My my. What a paltry little list I have. L0L! I’ve seen twenty-seven movies this year ( a couple from M-G-M, a couple from the Brothers Warner ). But I even had to remove some names because I wasn’t really being truthful with myself. Oh, I liked a bunch of ’em. But these are the ones I liked the best:


ANGELS WITH DIRTY FACES –  (   Michael Curtiz  )

         Cagney, O’Brien and the Dead End Kids

Cagney and O’Brien. Two street kids getting into small-time scrapes. One gets caught by the cops and the other escapes. Fast forward twenty years and the Dead End Kids are on the scene. Cagney can be a role model for these hoods…boys. Just Warner Bros. doing their thing…and doing it well. Cagney’s last scene…devastating.


FOUR DAUGHTERS  –  (  Michael Curtiz  )

      Priscilla, Gale Page, Lola and Rosemary Lane

If you think Curtiz can only do gangster dramas or pirate pictures, you’d be wrong. He can be a heartwarmer too with this winning film about four sisters ( The Lane Sisters: Priscilla, Rosemary and Lola, plus Gale Page ) and their lives and loves in a small town. There’s humor and drama in this, and turns dark with the troubled character played by John Garfield in his screen debut. The Lane Sisters are a natural and the movie has old pros like Claude Rains and May Robson and a good supporting cast. I love this movie.


HOLIDAY –  (   George Cukor  )

   Katharine Hepburn, Doris Nolan, Cary Grant and 
                           Henry Kolker

In their third teaming together, ( Sylvia Scarlet and Bringing Up Baby precedes this ) Katharine Hepburn and Cary Grant take on Philip Barry and his thoughts on high society and thinking unconventionally in “Holiday.” Both Grant and Hepburn are a bit social misfits in their views on family and working and they are wonderful together. Also a standout as the dipsomaniacal brother who drinks away his unhappy life is Lew Ayres. Check out this movie to see some wonderful performances.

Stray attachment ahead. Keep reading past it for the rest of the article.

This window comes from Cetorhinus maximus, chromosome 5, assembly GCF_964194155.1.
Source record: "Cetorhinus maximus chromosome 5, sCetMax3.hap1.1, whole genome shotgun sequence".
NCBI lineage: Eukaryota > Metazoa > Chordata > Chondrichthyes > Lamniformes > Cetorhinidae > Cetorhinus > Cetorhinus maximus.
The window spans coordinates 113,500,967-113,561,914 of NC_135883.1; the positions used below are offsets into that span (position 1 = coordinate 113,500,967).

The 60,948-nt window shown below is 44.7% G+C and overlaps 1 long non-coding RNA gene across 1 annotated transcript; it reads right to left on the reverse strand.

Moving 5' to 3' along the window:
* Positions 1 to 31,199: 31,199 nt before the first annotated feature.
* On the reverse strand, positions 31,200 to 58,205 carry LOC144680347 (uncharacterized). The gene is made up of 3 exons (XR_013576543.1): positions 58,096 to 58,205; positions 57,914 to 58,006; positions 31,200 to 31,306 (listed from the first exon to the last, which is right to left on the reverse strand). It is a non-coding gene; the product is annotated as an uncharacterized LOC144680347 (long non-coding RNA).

JEZEBEL –  (  William Wyler  )

( 1938 ) JEZEBEL
                                  Bette Davis

Bette Davis is the willful Southern Belle who pays the price for getting her own way. No man can tame her, and Henry Fonda’s not even going to try. When he brings home his Northerner bride ( Margaret Lindsay ) and catches a viral disease, Davis really shows what she is made of. This role garners Bette Davis a well-deserved Oscar. I love seeing her this way: biting, difficult…and ultimately using all her strength to get down on her knees.

( H O M E )


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